It’s one of those bittersweet things that happens when you’re Olympic champions. It’s awesome to get all of the attention, but it’s exhausting. —Steve Holcomb
PARK CITY — Another race, another victory for defending Olympic champion Steve Holcomb and his Night Train crew.
“I’m pretty happy with the way we performed today,” said the Park City native and pilot of the Night Train sled after he drove to the evening's two fastest times for his third win on the track in team selection races this week at the Utah Olympic Park. “We were back in the original Night Train. It’s still fast. We were able to go back this summer and put it back together the way it was originally, and refurbish it and it had some really good speeds.”
Holcomb and his crew — Alpine’s Chris Fogt, Massachusetts’s Steve Langton and Nebraska’s Curt Tomasevicz — tied a track start record Friday, but they were just happy to get the win Saturday night after a grueling week of training and media obligations.
“It’s been a long week testing sleds, filming commercials, doing NBC promos,” Holcomb said. “It’s one of those bittersweet things that happens when you’re Olympic champions. It’s awesome to get all of the attention, but it’s exhausting.”
Fogt, who joined the Night Train crew in August after winning the U.S. push championships, said it was a much different experience than when he pushed for USA 2 in 2010.
“It’s been a whole different experience seeing it from this side of the house,” said the UVU and American Fork High graduate. In addition to all of the media commitments that come with being part of USA 1, Fogt said team time trials are a slower pace that make it harder to stay ready as an athlete.
“We’ll do four runs over a five-hour period,” Fogt said. “When you ride in the sled when you’re body is not warm, you feel it a lot more. We’re all just kind of beat down right now.”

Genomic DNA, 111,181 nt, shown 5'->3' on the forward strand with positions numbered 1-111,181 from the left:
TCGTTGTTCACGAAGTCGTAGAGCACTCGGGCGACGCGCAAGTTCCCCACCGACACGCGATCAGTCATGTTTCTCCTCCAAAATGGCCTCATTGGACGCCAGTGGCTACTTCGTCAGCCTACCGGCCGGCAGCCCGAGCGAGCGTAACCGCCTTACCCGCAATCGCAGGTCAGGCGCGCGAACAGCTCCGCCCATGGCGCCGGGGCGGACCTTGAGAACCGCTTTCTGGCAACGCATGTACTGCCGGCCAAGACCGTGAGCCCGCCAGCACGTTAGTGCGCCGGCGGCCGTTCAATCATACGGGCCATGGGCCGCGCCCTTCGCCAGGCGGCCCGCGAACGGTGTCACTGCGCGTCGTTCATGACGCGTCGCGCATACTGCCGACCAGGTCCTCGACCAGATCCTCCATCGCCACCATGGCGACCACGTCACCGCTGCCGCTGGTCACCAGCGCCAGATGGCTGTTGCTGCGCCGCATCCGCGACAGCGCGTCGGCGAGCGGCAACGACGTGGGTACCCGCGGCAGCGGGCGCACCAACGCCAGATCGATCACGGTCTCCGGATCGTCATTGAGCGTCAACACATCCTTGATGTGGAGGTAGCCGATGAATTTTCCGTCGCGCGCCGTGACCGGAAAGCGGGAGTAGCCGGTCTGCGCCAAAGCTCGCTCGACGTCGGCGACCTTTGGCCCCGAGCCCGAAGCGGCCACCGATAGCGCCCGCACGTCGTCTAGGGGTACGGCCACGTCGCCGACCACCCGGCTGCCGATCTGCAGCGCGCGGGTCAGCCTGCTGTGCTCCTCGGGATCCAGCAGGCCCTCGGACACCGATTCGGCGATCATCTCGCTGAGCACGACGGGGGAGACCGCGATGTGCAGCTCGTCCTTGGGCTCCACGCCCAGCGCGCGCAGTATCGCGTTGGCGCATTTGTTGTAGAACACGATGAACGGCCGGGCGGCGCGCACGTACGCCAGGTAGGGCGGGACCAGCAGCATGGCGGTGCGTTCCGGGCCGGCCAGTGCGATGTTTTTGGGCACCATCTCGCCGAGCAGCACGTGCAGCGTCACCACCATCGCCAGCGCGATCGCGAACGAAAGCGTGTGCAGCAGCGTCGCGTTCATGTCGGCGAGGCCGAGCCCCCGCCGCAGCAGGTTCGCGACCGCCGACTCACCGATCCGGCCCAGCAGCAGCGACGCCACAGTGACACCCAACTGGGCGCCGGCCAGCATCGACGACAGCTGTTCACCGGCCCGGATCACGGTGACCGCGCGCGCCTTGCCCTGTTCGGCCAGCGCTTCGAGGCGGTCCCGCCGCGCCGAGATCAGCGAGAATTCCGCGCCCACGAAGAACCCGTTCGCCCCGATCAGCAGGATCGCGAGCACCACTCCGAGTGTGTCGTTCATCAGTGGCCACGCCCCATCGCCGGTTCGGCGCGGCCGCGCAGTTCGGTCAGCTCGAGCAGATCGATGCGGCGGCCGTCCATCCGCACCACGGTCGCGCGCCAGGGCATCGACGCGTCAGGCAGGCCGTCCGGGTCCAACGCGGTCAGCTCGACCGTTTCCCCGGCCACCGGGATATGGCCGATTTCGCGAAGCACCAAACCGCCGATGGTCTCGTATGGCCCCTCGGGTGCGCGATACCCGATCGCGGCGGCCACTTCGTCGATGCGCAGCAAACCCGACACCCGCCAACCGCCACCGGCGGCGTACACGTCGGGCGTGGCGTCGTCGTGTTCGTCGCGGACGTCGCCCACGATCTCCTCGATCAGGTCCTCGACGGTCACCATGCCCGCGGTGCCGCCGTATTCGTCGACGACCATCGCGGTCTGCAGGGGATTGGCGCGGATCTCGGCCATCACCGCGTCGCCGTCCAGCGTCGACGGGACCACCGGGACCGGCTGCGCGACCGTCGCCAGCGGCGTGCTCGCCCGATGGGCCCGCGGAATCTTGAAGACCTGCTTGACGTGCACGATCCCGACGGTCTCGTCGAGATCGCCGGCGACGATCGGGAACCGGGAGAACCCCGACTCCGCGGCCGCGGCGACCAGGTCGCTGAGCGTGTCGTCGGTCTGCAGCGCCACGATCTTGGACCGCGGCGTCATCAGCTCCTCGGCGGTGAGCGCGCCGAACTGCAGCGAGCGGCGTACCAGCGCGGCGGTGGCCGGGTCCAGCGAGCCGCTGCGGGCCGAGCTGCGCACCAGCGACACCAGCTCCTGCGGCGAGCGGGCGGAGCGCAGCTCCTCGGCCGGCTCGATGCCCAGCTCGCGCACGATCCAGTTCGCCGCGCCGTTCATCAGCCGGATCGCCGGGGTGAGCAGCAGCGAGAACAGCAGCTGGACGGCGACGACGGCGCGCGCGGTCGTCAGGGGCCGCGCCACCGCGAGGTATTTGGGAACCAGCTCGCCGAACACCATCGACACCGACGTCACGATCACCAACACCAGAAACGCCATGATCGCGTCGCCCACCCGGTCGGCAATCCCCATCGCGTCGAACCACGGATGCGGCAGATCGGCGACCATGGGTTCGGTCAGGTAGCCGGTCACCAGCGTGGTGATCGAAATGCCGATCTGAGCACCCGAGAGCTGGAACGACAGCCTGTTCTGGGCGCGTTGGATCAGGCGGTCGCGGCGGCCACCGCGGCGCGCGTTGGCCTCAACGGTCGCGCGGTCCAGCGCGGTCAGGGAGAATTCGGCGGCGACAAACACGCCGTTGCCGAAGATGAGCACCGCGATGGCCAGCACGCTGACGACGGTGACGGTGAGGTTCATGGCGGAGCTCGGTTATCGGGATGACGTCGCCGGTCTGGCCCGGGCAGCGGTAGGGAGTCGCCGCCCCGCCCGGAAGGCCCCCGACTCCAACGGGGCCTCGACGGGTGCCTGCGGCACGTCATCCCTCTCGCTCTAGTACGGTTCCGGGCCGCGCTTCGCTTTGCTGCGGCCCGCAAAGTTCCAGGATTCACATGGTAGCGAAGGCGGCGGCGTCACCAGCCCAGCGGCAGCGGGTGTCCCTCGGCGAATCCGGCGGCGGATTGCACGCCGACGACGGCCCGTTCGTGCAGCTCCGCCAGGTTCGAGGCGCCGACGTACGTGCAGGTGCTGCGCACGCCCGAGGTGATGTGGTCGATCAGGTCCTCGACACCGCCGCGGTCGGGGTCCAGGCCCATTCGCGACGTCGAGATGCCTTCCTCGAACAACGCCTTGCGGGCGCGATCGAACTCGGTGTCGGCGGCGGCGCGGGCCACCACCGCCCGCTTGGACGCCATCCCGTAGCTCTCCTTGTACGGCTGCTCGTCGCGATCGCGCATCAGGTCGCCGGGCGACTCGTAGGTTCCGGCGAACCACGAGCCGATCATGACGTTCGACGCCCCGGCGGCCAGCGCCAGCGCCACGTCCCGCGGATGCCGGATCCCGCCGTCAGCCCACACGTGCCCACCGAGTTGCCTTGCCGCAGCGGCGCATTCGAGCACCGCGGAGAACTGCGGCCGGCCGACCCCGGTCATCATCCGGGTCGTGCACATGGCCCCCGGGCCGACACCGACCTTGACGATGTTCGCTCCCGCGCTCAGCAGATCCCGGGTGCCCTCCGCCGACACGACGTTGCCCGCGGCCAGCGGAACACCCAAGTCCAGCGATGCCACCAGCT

The team will be announced Sunday morning, but Holcomb has an automatic spot because of last year’s performance. That means Saturday’s runner-up, USA 2 pilot Nick Cunningham, was actually the top qualifier. His crew pushed him to a 4.80 start both runs, the second of which was faster than the Night Train’s second push by .01 second. His total combined time was 1:36.33, while Cory Butner was third with a combined time of 1:36.72.
“My guys keep me in contention,” said Cunningham, who had Fogt on his crew last year. “My push crew is unbelievable. They pushed their hearts out. I did leave a lot of time on the track, made some pretty costly errors. That’s one of the positives I take from this There is still time to be found, and that’s the biggest thing I’m taking out of this race.”
All of the men said the quality of athletes vying for spots on the World Cup team is so competitive, it benefits everyone.
“USA 2 beat us in that last run,” Fogt said of the push times. “I’ve always had the motto, competition breeds excellence. In the weight room or on the track, you’re always trying to be the next person.”
Cunningham said trying to catch — and learn — from Holcomb is a unique experience.
“When you have the best in the world, every single day, every single race, it makes you want to be better,” Cunningham said. “Holcomb is so good. Any race you race with Holcomb, he will humble you in a heartbeat. Last night putting our push times together and all of a sudden Holcomb is tying a track record. He’ll never let you have an easy day. He makes you earn every second of (your time). And that’s actually really good for us.”